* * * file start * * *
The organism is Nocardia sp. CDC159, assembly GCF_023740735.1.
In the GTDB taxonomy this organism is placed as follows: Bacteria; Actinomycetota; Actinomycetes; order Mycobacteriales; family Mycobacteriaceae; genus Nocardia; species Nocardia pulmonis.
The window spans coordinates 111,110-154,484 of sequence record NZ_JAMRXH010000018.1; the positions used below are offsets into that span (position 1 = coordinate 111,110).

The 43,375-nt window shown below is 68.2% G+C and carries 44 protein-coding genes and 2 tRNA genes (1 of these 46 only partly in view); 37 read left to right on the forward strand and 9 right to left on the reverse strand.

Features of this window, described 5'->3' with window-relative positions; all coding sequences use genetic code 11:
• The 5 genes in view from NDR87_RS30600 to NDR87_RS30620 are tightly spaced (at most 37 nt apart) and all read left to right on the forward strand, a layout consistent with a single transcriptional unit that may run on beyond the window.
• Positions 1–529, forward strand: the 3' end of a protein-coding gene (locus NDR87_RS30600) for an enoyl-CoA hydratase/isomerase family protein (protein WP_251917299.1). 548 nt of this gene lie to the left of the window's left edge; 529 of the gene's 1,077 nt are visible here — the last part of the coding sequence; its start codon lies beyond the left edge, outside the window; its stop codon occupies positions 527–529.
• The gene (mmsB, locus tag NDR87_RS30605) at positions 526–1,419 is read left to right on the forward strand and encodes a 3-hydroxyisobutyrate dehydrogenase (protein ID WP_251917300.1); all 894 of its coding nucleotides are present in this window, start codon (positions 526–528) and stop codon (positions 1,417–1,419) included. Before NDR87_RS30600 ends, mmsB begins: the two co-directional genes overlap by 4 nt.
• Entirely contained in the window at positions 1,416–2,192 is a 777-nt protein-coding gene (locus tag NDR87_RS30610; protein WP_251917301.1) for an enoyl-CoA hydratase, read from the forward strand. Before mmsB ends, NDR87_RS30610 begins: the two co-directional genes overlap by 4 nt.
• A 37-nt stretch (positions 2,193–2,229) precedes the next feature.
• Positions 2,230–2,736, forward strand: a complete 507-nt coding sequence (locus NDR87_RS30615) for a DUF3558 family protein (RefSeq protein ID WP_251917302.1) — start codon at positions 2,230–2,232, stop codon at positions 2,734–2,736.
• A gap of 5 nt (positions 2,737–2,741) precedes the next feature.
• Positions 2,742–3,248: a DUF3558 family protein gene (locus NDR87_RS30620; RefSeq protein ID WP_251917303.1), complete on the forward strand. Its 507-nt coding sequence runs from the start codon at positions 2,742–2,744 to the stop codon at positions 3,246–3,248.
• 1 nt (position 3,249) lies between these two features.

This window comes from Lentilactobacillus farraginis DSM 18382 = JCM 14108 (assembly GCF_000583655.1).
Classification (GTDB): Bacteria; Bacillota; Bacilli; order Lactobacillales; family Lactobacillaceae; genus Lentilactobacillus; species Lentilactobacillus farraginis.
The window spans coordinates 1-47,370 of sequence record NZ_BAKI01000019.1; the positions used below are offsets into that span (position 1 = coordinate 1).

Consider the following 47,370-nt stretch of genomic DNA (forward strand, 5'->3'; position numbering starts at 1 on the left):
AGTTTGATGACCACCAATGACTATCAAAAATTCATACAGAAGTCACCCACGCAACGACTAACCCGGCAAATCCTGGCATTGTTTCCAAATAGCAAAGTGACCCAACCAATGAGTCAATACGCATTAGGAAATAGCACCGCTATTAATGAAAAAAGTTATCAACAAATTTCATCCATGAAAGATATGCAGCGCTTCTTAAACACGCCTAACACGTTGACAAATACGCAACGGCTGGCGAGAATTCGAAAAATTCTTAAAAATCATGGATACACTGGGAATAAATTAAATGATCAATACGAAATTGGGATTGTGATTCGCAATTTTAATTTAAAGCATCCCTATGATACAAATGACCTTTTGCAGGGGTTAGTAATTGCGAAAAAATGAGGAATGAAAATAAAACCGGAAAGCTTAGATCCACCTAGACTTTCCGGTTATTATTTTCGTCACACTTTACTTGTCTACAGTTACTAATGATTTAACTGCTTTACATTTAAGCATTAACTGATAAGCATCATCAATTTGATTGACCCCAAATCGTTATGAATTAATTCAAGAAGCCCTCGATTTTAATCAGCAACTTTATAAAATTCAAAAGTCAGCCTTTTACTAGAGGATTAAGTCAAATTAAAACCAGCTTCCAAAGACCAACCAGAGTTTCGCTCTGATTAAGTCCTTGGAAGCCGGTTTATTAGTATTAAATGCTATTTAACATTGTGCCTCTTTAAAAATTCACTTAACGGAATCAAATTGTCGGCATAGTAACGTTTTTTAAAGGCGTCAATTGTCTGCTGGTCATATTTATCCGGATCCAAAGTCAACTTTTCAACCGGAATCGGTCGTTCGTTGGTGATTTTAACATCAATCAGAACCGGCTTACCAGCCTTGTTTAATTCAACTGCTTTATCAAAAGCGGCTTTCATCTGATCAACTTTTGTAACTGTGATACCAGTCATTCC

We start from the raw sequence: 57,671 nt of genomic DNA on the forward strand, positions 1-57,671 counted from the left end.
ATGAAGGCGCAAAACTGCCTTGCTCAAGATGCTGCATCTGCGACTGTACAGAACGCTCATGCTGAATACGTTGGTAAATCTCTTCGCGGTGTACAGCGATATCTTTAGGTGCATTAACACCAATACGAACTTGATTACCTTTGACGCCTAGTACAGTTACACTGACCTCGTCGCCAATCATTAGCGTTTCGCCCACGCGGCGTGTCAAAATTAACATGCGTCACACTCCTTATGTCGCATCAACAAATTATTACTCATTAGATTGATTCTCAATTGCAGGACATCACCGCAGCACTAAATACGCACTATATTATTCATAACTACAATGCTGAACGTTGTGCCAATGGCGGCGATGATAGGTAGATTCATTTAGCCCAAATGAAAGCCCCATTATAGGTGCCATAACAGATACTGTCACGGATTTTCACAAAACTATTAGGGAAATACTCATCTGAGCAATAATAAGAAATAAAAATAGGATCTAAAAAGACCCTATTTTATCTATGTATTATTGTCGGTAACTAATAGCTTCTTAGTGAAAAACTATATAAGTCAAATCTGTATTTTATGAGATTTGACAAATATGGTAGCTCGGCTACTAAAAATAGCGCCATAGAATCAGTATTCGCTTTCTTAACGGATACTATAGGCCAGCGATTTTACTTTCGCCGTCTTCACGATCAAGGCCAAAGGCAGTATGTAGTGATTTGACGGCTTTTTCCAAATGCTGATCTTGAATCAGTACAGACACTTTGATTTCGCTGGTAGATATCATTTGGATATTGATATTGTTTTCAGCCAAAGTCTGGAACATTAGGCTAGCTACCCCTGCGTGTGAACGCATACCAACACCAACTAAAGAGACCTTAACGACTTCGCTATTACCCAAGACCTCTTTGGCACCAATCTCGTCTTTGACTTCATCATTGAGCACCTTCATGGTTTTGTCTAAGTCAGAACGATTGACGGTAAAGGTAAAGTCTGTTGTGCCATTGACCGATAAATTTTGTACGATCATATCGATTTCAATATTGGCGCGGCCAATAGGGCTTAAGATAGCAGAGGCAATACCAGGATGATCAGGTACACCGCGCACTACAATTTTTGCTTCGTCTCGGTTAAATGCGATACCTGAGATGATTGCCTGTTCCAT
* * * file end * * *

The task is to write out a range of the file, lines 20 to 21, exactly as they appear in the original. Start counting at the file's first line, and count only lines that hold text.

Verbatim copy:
We start from the raw sequence: 57,671 nt of genomic DNA on the forward strand, positions 1-57,671 counted from the left end.
ATGAAGGCGCAAAACTGCCTTGCTCAAGATGCTGCATCTGCGACTGTACAGAACGCTCATGCTGAATACGTTGGTAAATCTCTTCGCGGTGTACAGCGATATCTTTAGGTGCATTAACACCAATACGAACTTGATTACCTTTGACGCCTAGTACAGTTACACTGACCTCGTCGCCAATCATTAGCGTTTCGCCCACGCGGCGTGTCAAAATTAACATGCGTCACACTCCTTATGTCGCATCAACAAATTATTACTCATTAGATTGATTCTCAATTGCAGGACATCACCGCAGCACTAAATACGCACTATATTATTCATAACTACAATGCTGAACGTTGTGCCAATGGCGGCGATGATAGGTAGATTCATTTAGCCCAAATGAAAGCCCCATTATAGGTGCCATAACAGATACTGTCACGGATTTTCACAAAACTATTAGGGAAATACTCATCTGAGCAATAATAAGAAATAAAAATAGGATCTAAAAAGACCCTATTTTATCTATGTATTATTGTCGGTAACTAATAGCTTCTTAGTGAAAAACTATATAAGTCAAATCTGTATTTTATGAGATTTGACAAATATGGTAGCTCGGCTACTAAAAATAGCGCCATAGAATCAGTATTCGCTTTCTTAACGGATACTATAGGCCAGCGATTTTACTTTCGCCGTCTTCACGATCAAGGCCAAAGGCAGTATGTAGTGATTTGACGGCTTTTTCCAAATGCTGATCTTGAATCAGTACAGACACTTTGATTTCGCTGGTAGATATCATTTGGATATTGATATTGTTTTCAGCCAAAGTCTGGAACATTAGGCTAGCTACCCCTGCGTGTGAACGCATACCAACACCAACTAAAGAGACCTTAACGACTTCGCTATTACCCAAGACCTCTTTGGCACCAATCTCGTCTTTGACTTCATCATTGAGCACCTTCATGGTTTTGTCTAAGTCAGAACGATTGACGGTAAAGGTAAAGTCTGTTGTGCCATTGACCGATAAATTTTGTACGATCATATCGATTTCAATATTGGCGCGGCCAATAGGGCTTAAGATAGCAGAGGCAATACCAGGATGATCAGGTACACCGCGCACTACAATTTTTGCTTCGTCTCGGTTAAATGCGATACCTGAGATGATTGCCTGTTCCAT